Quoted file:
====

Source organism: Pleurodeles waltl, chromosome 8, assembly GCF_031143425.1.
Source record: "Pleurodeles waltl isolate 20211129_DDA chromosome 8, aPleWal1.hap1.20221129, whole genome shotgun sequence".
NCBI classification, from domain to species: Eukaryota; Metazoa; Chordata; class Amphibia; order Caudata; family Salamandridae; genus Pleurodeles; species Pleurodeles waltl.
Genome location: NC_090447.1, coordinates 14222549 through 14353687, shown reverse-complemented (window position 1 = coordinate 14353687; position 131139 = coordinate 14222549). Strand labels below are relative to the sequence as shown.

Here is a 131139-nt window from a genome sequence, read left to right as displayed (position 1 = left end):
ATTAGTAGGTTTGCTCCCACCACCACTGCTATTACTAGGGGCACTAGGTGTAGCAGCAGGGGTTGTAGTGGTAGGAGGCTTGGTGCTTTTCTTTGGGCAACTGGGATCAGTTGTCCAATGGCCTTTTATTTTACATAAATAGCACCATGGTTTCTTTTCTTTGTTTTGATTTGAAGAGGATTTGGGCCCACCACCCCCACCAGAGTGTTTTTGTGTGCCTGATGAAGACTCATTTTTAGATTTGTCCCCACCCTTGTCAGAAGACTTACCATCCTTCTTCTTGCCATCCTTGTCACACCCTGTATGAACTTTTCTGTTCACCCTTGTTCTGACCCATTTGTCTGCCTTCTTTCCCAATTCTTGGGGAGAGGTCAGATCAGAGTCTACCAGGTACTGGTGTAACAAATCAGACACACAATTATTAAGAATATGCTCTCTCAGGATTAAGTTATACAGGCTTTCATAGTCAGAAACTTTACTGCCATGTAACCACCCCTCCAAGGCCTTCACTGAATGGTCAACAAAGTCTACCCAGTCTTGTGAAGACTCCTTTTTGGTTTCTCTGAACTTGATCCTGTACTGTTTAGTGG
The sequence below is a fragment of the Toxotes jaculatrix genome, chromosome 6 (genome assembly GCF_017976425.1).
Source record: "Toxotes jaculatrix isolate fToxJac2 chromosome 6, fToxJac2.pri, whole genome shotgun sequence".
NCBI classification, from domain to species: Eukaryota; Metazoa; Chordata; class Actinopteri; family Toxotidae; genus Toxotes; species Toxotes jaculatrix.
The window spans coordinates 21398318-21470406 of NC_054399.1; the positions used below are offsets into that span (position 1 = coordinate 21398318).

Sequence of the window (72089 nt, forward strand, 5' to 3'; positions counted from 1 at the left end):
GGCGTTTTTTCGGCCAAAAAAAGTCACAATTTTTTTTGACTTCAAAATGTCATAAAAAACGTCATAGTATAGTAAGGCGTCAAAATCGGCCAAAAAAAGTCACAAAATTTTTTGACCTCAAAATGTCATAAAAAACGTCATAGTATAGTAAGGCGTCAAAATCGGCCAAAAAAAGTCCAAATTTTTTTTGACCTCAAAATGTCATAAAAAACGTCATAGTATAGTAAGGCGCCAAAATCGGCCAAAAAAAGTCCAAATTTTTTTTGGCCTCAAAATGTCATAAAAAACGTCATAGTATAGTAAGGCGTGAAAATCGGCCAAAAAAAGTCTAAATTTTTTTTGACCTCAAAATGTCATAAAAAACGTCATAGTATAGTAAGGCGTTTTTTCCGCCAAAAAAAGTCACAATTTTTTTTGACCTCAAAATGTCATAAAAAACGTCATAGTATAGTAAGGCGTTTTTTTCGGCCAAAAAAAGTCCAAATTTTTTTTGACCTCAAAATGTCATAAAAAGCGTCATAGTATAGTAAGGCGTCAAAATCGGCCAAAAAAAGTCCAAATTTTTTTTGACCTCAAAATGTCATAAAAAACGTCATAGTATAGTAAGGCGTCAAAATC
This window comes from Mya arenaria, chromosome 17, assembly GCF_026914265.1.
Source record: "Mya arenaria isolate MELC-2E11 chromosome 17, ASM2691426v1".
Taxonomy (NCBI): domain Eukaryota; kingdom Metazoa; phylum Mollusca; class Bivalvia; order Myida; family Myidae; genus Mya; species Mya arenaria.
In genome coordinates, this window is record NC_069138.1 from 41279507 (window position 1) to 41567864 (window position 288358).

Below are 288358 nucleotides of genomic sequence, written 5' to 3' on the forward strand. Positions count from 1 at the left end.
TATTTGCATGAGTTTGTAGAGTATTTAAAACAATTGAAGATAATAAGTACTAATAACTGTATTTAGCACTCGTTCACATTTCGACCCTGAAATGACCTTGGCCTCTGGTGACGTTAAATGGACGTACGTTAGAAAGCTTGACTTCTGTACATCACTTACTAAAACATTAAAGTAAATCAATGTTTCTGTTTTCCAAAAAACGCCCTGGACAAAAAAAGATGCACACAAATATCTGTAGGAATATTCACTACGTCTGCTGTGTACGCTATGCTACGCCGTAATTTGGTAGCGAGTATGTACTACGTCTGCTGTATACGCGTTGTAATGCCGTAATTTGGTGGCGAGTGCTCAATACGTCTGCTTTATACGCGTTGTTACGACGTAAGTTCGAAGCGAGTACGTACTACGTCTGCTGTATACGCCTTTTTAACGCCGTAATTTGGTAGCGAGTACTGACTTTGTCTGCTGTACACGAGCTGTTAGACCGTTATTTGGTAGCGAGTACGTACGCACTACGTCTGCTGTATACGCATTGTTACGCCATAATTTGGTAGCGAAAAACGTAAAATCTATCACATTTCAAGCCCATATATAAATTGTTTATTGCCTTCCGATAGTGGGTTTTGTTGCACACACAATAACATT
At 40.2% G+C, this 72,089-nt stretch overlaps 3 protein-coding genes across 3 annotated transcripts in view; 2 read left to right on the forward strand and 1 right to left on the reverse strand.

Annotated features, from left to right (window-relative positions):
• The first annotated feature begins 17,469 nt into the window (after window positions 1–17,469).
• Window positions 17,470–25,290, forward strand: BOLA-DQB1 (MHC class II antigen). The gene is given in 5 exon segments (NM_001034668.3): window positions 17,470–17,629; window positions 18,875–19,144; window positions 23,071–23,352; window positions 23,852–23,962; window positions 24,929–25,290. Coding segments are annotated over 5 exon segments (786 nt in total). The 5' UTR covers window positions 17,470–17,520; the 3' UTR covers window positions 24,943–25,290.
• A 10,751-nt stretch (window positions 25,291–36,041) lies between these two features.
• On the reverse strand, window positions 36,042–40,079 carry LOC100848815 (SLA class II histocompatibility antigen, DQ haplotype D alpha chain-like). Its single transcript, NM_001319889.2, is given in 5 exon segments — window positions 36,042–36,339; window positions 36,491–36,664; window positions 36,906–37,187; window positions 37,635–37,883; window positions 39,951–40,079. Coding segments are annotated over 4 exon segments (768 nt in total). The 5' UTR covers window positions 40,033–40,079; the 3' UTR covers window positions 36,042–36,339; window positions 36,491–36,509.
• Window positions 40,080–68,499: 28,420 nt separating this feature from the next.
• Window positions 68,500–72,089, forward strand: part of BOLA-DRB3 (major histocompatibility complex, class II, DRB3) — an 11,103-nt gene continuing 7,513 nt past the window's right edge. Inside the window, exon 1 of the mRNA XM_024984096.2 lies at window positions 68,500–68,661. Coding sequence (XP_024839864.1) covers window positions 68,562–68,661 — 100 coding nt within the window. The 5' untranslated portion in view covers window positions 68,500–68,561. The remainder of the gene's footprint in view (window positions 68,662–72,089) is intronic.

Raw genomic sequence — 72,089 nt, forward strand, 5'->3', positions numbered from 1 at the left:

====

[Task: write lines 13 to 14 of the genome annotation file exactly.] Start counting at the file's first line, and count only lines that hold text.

This window comes from Mya arenaria, chromosome 17, assembly GCF_026914265.1.
Source record: "Mya arenaria isolate MELC-2E11 chromosome 17, ASM2691426v1".